The screening room
June 30, 2008 · Updated 11:45 PM
Fate takes aim
In a scene from this weekend’s pummeling action flick “Wanted,” the letters of a textile factory sign fall by force, littering the ground in erratic order like the flicked ashes of a cigarette. Spelled out among the chaos: F-A-T-E, which just so happens to be the theme for the powerhouse picture that follows Wesley Gibson (James McAvoy), a young, apathetic cubicle farm account manager who matters so little that even a Google search of his name turns up nothing but thin air. The moment in the film is part convenient and part clever, and it’s gone in the blink of an eye, but it spells out a formula for a movie that’s part “Matrix,” part “Fight Club,” and part something all its own.
(If you jumble those same letters once more, you also get the words cereal, lefty and toilet, but that’s just dumb luck.)
Wesley is approached by the Fraternity, an ancient secret assassin society led by Sloan (Morgan Freeman) and Fox (Angelina Jolie) that gets its kill orders from a prophetic, mystical loom. The motley murderous crew inform Wesley his father, a man he never knew, was a high-ranking Fraternity member recently killed, and it’s up to him to find justice. So he snatches up his ergonomic keyboard and bids sayonara to his dead end job, girlfriend and goofy but disloyal best friend (a hilarious Chris Pratt) and joins ranks with a vein-popping crowd that curve the trajectory of bullets, flip cars to take aim through sun roofs and play capture the flag on elevated trains.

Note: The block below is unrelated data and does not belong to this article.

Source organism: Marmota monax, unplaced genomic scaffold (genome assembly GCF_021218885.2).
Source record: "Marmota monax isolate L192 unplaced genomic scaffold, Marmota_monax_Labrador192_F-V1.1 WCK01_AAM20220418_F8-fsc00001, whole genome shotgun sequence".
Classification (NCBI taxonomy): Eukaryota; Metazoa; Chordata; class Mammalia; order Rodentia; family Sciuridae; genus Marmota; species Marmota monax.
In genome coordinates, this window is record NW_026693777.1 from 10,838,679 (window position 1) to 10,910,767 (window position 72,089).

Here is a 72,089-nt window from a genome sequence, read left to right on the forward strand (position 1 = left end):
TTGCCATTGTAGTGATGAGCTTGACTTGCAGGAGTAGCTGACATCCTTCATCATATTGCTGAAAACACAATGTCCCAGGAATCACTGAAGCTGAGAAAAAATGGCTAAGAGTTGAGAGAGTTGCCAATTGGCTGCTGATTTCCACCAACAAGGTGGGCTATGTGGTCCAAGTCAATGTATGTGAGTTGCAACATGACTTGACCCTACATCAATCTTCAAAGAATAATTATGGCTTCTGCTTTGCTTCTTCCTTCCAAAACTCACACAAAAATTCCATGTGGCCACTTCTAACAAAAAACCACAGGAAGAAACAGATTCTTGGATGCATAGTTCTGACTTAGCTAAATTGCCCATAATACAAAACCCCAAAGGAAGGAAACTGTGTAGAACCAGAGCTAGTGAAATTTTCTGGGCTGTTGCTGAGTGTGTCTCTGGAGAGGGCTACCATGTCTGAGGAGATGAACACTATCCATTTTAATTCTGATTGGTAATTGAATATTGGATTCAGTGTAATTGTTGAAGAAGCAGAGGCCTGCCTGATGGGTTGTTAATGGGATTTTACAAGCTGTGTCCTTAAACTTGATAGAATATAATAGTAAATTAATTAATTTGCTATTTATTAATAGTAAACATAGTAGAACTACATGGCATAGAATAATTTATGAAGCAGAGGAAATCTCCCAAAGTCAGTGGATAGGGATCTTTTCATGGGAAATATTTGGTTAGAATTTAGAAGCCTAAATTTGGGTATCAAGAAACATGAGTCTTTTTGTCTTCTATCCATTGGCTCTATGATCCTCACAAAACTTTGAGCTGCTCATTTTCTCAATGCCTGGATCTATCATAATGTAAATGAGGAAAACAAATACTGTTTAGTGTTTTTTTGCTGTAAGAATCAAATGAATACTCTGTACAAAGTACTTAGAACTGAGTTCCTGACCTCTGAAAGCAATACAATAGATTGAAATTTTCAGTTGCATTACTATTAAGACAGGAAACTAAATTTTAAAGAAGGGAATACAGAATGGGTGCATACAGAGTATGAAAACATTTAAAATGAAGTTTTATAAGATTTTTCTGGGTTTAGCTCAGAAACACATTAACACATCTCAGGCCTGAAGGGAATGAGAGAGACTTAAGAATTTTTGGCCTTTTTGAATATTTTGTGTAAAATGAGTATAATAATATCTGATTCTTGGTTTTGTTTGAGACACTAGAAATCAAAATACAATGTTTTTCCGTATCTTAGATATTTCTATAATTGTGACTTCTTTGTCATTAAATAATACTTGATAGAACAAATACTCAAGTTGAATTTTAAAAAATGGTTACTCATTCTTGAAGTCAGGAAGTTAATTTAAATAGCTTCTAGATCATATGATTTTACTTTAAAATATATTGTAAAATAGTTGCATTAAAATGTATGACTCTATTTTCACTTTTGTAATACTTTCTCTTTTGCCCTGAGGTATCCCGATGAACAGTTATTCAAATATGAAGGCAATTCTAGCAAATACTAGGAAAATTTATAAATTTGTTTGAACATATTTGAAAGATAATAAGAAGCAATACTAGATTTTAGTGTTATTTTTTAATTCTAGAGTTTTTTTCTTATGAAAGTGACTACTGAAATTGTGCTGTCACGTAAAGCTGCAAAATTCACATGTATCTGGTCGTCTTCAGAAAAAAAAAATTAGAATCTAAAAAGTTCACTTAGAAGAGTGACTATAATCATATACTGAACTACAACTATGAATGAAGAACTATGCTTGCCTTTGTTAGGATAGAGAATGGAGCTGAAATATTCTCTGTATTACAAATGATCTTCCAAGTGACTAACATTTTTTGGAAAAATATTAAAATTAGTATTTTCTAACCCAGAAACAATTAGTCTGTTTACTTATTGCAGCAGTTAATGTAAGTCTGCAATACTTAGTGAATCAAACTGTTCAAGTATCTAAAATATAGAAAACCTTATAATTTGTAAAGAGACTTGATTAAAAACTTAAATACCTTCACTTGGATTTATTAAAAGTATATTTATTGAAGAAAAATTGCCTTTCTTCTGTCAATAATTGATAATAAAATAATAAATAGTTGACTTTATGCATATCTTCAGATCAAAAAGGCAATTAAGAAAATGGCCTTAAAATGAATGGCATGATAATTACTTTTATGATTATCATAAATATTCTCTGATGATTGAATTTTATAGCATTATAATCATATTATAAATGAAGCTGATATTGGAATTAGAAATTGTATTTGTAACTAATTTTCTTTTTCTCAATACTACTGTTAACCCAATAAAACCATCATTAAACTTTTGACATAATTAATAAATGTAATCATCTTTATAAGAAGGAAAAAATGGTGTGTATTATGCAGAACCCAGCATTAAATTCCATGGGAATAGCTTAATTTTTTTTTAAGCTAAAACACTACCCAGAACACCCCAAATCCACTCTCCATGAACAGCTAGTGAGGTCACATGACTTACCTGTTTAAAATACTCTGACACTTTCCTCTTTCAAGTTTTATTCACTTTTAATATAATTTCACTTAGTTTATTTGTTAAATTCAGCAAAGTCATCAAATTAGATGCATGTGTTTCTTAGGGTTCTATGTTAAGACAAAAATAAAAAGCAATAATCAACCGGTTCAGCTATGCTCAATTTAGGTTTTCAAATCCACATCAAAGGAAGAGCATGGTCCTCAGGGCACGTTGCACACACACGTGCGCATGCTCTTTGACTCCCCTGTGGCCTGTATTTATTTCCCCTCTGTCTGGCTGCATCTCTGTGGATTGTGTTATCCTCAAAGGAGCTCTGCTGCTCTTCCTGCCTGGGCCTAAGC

Wesley Calvinistically converts from a wimpy and panicked lap dog to a fully initiated, high-speed, low-drag enforcer of the ... er, loom. But despite the film’s somewhat silly pretext, it succeeds where other summer blockbuster’s have not — “Wanted” grips the audience by its collar and doesn’t let go until the credits roll. There is no ambiguously premature ending begging for a sequel, but instead a full-frontal assault over which genre fans will drool. Director Timur Bekmambetov injects new moves into old scenarios and employs at least one, if not more, twists that will surprise his viewers. The stunts are top tier, as is the gore. In one later scene, Wesley pops an enemy with a bullet through the eye, then continues to use the body as a shield while capping off a few more antagonists with his barrel sticking right through his poor victim’s cranium. McAvoy proves chameleonic, though at times the Scot’s delivery of lines in an American accent seems a bit overdone. But as the movie plays out, much of it to the track of a fast-beating heart, those of the audience race as well, from first to final bullet fired.